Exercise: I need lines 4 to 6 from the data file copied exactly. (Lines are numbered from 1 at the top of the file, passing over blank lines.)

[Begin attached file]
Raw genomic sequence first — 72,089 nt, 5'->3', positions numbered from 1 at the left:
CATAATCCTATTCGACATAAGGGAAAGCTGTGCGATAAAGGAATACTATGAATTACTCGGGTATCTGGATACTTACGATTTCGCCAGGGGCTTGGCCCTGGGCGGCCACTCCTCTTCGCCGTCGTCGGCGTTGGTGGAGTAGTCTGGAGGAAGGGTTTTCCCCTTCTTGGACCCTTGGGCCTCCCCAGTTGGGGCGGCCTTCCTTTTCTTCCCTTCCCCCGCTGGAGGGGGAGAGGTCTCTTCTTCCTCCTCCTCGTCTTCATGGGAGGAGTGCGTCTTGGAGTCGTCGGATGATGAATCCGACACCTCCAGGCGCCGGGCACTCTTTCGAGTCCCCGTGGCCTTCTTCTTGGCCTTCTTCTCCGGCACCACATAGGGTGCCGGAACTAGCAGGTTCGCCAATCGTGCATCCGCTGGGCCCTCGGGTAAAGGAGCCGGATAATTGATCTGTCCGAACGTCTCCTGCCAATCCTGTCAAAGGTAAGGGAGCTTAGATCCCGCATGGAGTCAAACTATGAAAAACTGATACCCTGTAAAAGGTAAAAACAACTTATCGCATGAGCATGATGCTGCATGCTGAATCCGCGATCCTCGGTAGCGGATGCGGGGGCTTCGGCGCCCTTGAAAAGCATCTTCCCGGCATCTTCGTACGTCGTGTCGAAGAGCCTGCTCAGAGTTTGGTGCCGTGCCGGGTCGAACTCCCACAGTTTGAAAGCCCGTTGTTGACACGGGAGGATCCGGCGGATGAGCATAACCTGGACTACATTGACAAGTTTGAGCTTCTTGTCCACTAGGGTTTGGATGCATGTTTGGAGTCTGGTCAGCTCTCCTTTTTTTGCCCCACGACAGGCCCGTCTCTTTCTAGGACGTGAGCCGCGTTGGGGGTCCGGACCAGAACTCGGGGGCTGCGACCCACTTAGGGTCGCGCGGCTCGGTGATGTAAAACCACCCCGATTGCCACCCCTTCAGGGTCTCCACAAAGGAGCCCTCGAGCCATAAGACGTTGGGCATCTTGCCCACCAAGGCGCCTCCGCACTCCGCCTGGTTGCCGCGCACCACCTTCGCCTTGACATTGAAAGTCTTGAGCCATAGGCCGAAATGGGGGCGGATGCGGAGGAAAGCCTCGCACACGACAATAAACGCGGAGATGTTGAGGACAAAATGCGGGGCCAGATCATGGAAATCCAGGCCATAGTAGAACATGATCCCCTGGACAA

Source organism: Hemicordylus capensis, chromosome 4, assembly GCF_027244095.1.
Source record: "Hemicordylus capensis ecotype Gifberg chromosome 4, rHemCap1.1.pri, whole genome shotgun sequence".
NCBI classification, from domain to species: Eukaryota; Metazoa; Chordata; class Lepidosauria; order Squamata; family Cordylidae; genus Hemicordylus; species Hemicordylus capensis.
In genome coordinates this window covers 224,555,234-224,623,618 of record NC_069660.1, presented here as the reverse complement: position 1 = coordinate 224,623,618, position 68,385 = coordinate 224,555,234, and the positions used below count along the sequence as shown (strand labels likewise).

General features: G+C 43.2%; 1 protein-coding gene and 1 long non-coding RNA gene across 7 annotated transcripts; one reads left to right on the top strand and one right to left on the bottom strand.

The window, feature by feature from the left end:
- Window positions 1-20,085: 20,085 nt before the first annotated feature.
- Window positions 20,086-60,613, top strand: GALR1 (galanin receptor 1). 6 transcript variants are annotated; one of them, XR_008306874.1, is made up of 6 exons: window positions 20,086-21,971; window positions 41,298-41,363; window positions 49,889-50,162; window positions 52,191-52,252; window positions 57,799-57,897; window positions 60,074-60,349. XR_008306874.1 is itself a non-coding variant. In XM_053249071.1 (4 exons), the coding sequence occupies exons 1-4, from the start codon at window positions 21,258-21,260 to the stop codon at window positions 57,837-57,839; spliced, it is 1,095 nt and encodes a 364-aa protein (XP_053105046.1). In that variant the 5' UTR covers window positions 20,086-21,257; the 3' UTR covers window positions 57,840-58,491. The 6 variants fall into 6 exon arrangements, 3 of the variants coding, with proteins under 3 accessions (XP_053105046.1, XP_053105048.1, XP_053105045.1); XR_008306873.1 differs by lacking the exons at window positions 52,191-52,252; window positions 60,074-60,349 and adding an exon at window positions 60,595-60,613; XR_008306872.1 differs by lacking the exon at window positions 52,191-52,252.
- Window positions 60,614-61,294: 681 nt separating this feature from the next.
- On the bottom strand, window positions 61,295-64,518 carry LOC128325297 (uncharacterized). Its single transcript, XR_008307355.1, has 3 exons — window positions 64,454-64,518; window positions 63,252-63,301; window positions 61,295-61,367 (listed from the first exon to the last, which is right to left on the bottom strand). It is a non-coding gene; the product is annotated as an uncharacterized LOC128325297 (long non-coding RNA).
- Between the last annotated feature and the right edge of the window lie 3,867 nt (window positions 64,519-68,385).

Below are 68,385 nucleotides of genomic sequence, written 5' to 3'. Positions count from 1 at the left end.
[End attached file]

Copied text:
Source record: "Hemicordylus capensis ecotype Gifberg chromosome 4, rHemCap1.1.pri, whole genome shotgun sequence".
NCBI classification, from domain to species: Eukaryota; Metazoa; Chordata; class Lepidosauria; order Squamata; family Cordylidae; genus Hemicordylus; species Hemicordylus capensis.
In genome coordinates this window covers 224,555,234-224,623,618 of record NC_069660.1, presented here as the reverse complement: position 1 = coordinate 224,623,618, position 68,385 = coordinate 224,555,234, and the positions used below count along the sequence as shown (strand labels likewise).